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Midlands Voices: Public-private partnerships have helped Omaha, can strengthen city's library system

Midlands Voices: Public-private partnerships have helped Omaha, can strengthen city's library system

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VA Ambulatory Care Center (web) (copy)

The VA Ambulatory Care Center in Omaha was built through a public-private partnership, with the facility remaining a public entity.

In 1833, the first public library was established in the U.S., funded by a municipality to establish free access to the entire community. From small towns to cities across Nebraska, the public library is often the most recognizable and most used public building in town. Growing up in Omaha, we each have precious memories of visiting our branch libraries, whether on Harney or Dodge Street.

A recent editorial by the OWH correctly identified the challenges ahead to reforming the Omaha library system. Challenges include lack of funding, technology upgrades and structural changes. Omaha’s libraries need help but never at the cost of privatizing this most public of functions.

Members of the public have raised legitimate concerns that reform of the library would lead to privatization of the library system. Privatizing the library should never happen. Fortunately, Omaha has a better way.

Omaha has a robust tradition of public-private partnerships. We have been blessed by an incredibly generous philanthropic community. These individuals not only give of their resources for public projects but also take an active role in the planning, construction and implementation of public projects. Public-private partnerships in Omaha have developed the CHI Center, the new VA medical facility, Joslyn Castle and TD Ameritrade Park. A redeveloped Gene Leahy Mall is emerging and will add a new vibrancy to downtown. These much needed projects and many others would not have been possible without both a public and private commitment.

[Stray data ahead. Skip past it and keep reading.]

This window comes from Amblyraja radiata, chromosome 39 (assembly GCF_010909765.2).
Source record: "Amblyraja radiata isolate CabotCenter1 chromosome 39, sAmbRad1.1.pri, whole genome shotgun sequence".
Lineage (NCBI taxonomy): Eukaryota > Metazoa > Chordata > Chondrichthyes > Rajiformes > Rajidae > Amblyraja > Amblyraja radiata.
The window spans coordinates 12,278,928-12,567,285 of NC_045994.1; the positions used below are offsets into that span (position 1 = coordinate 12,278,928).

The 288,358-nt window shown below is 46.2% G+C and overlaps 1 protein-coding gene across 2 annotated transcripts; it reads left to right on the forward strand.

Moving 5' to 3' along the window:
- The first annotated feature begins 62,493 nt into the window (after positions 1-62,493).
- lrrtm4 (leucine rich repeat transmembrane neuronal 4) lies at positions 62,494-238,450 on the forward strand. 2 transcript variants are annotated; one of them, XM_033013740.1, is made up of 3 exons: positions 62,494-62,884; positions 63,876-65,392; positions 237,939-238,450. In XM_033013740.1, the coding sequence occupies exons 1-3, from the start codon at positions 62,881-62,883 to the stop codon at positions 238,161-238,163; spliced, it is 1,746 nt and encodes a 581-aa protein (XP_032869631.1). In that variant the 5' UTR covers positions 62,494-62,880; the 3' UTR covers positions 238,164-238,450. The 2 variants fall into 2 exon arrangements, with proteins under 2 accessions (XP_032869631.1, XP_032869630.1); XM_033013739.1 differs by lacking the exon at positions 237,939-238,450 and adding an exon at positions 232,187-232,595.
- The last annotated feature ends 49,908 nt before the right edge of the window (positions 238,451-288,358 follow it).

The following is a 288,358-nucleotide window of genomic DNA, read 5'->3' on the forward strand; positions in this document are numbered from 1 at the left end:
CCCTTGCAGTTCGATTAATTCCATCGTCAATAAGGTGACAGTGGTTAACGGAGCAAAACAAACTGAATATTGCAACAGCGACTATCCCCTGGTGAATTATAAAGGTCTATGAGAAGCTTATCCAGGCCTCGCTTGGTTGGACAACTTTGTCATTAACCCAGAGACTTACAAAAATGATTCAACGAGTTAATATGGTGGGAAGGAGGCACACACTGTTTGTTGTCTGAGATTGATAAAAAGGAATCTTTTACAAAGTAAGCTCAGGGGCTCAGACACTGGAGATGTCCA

Early in Brad’s first term in the Unicameral in the late 1980s, the Omaha school board had outlived its headquarters location at Joslyn Castle. The castle, an iconic structure anchoring the historic Joslyn neighborhood, was in danger of being sold to a private developer. At community urging, Brad worked with the Legislature and the Omaha school board to sell the Joslyn Castle to the State of Nebraska. The state, in time, placed Joslyn Castle, including its gardens and grounds, in the hands of the Joslyn Castle Trust that has raised hundreds and thousands of dollars from both the public and private sectors with the promise that it will never be sold for private development.

Clearly public projects are operated solely for the benefit of the public, and the services they offer are open to all in a community. Traditionally, arenas and parks are public projects. However, in Omaha, the CHI Center and TD Ameritrade Park would never have happened without involvement by the public and private sectors working together. The Metropolitan Entertainment and Convention Authority (MECA) successfully managed the development and is managing the operations of both. The mayor and the City Council select the members of the MECA Board and the city approves MECA’s financial decisions.

There is little doubt that these partnerships have significantly enhanced the quality of life in our community. This approach is in stark contrast to private projects that receive public support like a commercial development that receives TIF but remain in private hands.

Heritage was a critical partner in the construction of our VA outpatient facility. Heritage provided funding for the project and, along with the VA team, helped Brad pass needed legislation for the project and helped oversee the construction. Despite concerns at the time, this partnership did not result in the privatization of the facility. The facility continues to be a VA facility, operated by VA staff.

Each public-private partnership is different. However, what separates them from the privatizing of a public function or project is the commitment by all the stakeholders to operate solely in the interest of the public. The library is not a zero-sum game. In the end, management, operations and ownership must be transparent and public functions to ensure that these rich resources are available to all in our community.

If done correctly, with citizen input and oversight, the Omaha Public Library system can follow the lead of our public-private successes.

Brad Ashford, of Omaha, is a former 2nd District congressman and state senator. Ann Ashford is an Omaha attorney.

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